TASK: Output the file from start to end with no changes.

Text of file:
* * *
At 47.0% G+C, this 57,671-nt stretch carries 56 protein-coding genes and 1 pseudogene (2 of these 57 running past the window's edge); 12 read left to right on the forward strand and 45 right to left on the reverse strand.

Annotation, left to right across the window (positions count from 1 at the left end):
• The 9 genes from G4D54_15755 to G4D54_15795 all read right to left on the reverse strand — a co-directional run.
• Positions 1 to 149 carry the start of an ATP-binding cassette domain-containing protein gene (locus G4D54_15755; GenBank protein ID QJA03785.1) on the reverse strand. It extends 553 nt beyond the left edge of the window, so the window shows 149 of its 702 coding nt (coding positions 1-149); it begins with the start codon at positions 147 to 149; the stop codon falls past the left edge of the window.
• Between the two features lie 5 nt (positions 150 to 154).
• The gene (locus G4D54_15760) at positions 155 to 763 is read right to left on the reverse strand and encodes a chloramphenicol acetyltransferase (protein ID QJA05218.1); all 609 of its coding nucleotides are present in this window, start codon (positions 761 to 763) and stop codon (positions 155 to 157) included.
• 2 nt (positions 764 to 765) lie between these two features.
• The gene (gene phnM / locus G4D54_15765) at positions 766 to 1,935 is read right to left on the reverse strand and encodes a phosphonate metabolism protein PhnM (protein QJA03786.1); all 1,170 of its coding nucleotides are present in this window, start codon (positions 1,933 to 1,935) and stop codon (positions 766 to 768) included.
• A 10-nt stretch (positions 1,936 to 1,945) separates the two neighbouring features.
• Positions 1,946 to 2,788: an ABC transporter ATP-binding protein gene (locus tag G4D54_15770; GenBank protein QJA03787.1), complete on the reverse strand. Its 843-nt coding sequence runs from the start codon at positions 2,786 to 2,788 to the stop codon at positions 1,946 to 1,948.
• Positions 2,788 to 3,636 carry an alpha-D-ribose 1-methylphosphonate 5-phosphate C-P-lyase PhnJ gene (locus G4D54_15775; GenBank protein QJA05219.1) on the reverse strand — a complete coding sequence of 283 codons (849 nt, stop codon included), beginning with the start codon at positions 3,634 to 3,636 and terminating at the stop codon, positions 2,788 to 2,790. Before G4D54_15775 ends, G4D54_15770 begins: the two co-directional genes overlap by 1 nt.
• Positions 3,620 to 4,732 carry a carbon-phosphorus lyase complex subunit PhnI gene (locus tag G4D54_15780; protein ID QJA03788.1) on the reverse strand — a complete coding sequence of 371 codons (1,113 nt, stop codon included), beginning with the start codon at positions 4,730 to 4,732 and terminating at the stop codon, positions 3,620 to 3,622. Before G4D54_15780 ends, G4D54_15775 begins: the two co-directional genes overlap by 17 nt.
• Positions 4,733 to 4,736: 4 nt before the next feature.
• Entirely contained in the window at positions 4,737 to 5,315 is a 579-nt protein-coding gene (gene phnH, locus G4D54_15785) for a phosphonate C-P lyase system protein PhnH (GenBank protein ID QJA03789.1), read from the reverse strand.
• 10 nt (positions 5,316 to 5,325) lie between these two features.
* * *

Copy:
At 47.0% G+C, this 57,671-nt stretch carries 56 protein-coding genes and 1 pseudogene (2 of these 57 running past the window's edge); 12 read left to right on the forward strand and 45 right to left on the reverse strand.

Annotation, left to right across the window (positions count from 1 at the left end):
• The 9 genes from G4D54_15755 to G4D54_15795 all read right to left on the reverse strand — a co-directional run.
• Positions 1 to 149 carry the start of an ATP-binding cassette domain-containing protein gene (locus G4D54_15755; GenBank protein ID QJA03785.1) on the reverse strand. It extends 553 nt beyond the left edge of the window, so the window shows 149 of its 702 coding nt (coding positions 1-149); it begins with the start codon at positions 147 to 149; the stop codon falls past the left edge of the window.
• Between the two features lie 5 nt (positions 150 to 154).
• The gene (locus G4D54_15760) at positions 155 to 763 is read right to left on the reverse strand and encodes a chloramphenicol acetyltransferase (protein ID QJA05218.1); all 609 of its coding nucleotides are present in this window, start codon (positions 761 to 763) and stop codon (positions 155 to 157) included.
• 2 nt (positions 764 to 765) lie between these two features.
• The gene (gene phnM / locus G4D54_15765) at positions 766 to 1,935 is read right to left on the reverse strand and encodes a phosphonate metabolism protein PhnM (protein QJA03786.1); all 1,170 of its coding nucleotides are present in this window, start codon (positions 1,933 to 1,935) and stop codon (positions 766 to 768) included.
• A 10-nt stretch (positions 1,936 to 1,945) separates the two neighbouring features.
• Positions 1,946 to 2,788: an ABC transporter ATP-binding protein gene (locus tag G4D54_15770; GenBank protein QJA03787.1), complete on the reverse strand. Its 843-nt coding sequence runs from the start codon at positions 2,786 to 2,788 to the stop codon at positions 1,946 to 1,948.
• Positions 2,788 to 3,636 carry an alpha-D-ribose 1-methylphosphonate 5-phosphate C-P-lyase PhnJ gene (locus G4D54_15775; GenBank protein QJA05219.1) on the reverse strand — a complete coding sequence of 283 codons (849 nt, stop codon included), beginning with the start codon at positions 3,634 to 3,636 and terminating at the stop codon, positions 2,788 to 2,790. Before G4D54_15775 ends, G4D54_15770 begins: the two co-directional genes overlap by 1 nt.
• Positions 3,620 to 4,732 carry a carbon-phosphorus lyase complex subunit PhnI gene (locus tag G4D54_15780; protein ID QJA03788.1) on the reverse strand — a complete coding sequence of 371 codons (1,113 nt, stop codon included), beginning with the start codon at positions 4,730 to 4,732 and terminating at the stop codon, positions 3,620 to 3,622. Before G4D54_15780 ends, G4D54_15775 begins: the two co-directional genes overlap by 17 nt.
• Positions 4,733 to 4,736: 4 nt before the next feature.
• Entirely contained in the window at positions 4,737 to 5,315 is a 579-nt protein-coding gene (gene phnH, locus G4D54_15785) for a phosphonate C-P lyase system protein PhnH (GenBank protein ID QJA03789.1), read from the reverse strand.
• 10 nt (positions 5,316 to 5,325) lie between these two features.